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SAT (Fall 2023)

Course: SAT (Fall 2023) > Unit 11

Lesson 3: Writing: Grammar

Writing: Sentence Boundaries — Example 1

Watch David work through an SAT Writing: Sentence Boundaries question.

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Video transcript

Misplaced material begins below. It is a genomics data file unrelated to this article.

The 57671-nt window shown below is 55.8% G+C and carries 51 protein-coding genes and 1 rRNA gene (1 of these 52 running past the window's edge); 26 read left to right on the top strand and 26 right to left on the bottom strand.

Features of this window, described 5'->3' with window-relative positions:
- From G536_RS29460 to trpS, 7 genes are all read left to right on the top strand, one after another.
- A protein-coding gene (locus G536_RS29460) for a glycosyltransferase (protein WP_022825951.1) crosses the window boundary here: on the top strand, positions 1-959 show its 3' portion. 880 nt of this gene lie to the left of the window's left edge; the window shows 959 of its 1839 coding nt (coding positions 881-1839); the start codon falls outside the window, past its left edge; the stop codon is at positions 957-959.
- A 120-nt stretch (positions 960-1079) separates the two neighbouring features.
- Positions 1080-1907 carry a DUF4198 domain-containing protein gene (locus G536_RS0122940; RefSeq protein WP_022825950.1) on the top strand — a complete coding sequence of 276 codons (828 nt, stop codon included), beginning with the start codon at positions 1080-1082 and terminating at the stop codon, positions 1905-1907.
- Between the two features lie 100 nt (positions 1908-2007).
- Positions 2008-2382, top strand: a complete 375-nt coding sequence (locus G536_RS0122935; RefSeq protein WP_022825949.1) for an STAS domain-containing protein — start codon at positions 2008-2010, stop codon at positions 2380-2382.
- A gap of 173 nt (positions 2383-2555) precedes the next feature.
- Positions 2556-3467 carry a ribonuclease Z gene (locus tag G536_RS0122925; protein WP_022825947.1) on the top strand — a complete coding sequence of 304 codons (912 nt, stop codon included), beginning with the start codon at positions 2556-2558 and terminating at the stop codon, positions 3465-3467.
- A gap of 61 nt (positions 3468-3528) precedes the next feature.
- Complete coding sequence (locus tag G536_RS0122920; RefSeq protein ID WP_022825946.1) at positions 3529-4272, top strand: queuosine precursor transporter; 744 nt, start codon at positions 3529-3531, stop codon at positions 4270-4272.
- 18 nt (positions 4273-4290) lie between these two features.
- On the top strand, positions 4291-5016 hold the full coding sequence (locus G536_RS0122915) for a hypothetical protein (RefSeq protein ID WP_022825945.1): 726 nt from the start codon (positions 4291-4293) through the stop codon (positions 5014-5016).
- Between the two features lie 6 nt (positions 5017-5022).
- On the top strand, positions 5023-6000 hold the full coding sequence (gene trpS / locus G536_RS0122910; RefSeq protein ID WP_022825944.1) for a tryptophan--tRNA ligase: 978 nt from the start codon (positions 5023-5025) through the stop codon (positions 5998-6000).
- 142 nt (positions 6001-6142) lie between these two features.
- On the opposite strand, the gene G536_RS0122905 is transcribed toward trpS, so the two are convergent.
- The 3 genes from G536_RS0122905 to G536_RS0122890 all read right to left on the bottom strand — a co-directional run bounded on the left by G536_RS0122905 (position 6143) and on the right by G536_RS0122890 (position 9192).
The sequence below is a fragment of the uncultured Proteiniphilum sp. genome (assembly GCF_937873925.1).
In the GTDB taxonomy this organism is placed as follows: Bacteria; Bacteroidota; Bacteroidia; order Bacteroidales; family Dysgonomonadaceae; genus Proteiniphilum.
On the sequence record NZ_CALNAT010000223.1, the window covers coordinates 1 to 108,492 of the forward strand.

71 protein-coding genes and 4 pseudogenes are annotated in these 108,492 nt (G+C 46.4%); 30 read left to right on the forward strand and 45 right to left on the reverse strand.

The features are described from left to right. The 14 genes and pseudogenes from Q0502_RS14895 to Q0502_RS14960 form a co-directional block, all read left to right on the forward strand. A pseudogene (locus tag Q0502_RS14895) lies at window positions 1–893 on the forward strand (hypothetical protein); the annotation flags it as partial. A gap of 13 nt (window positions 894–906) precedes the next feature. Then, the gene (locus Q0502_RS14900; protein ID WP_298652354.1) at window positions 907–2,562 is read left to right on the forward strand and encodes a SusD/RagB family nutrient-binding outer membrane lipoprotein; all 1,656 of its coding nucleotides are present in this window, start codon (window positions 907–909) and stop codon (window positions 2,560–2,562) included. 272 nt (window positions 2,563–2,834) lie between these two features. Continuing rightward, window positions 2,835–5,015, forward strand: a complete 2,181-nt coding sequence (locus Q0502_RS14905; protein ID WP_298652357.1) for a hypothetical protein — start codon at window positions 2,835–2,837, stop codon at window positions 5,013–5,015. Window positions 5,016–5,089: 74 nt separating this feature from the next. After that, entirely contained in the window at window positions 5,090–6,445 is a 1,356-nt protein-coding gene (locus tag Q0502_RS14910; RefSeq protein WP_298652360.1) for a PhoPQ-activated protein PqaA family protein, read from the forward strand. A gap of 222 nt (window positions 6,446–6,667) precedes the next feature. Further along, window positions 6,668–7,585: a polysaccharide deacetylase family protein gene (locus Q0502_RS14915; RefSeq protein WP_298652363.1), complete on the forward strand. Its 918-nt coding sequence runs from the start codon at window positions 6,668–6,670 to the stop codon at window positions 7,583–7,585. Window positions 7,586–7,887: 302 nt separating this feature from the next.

- "Letizia Ortiz, the Queen of Spain, was born into a middle-class Spanish family and worked as a broadcast journalist for many years before meeting Prince Felipe. The couple have two daughters, Leonor and Sofia." Glancing at the underlined section and looking at these answer choices, "no change". "Felipe comma the". "Felipe period the". "Felipe and". I'm feeling like this is a sentence boundaries question. It could be the case that there are, in fact, two sentences hidden within this passage here, and we have to crack them in half, find the best way to do that, to separate them in a legally grammatical way. Or it could be the case that we don't need to make a change, so let's investigate. "No change". I'm going to tell you straight off the bat. This isn't going to work. Let's go through why. What we have here is two independent clauses. Here's the first one, "Letizia Ortiz", and let's cross out all the unnecessary details, so these asides, bounded by commas, "Queen of Spain", right? All we need to determine whether or not it's an independent clause is a subject, right here, and a verb. So, we've got "Letizia Ortiz was born and worked." Right? Then, after that, "before meeting Prince Felipe". That's important to the context of the sentence but it's not actually that important to the structure of the sentence to form an independent clause. So, we've got our clause here. "Letizia Ortiz was born and worked." Check. Now, we're going to have to look for another subject, another verb. And we've got "the couple". That's another subject. And "have". So, we know that we've got two sentences here, two independent clauses. So that means we can't just have nothing between "Prince Felipe" and "the" because this is the start of a new sentence. If we left it alone, it would just be a run-on. And that's not grammatical. Similarly, that means we can also cross off option B, "Felipe comma the", because you can use a comma to unite two independent clauses but only if you also use what's called a fanboy conjunction, or a fanboys conjunction, and that's For, And, Nor, But, Or, Yet, and So, and these can only be used... These conjunctions can only be used in conjunction with a comma. So, it would be "Felipe comma and the couple". This means that we can't accept option D, because it's just a conjunction and if you're combining two independent clauses, like "Letizia Ortiz was born and worked" and "the couple have", you need to have a comma here. Right? "And" is a fanboys conjunction, so it has to be comma plus fanboys. So this isn't an option either. This leaves us with option C, the correct answer. We know it's the correct answer because it's got a period. This correctly separates the two sentences from one another, starts a new sentence, capitalizes the first letter. That's how we know. So, when you've identified a sentences boundaries question, you can eliminate those answers that create grammatically incorrect sentences. So, for example, option B gives you what's called a comma splice, when you use just a comma to unite two independent clauses. Option A is a run-on sentence, as is option D. Option C is your only option here.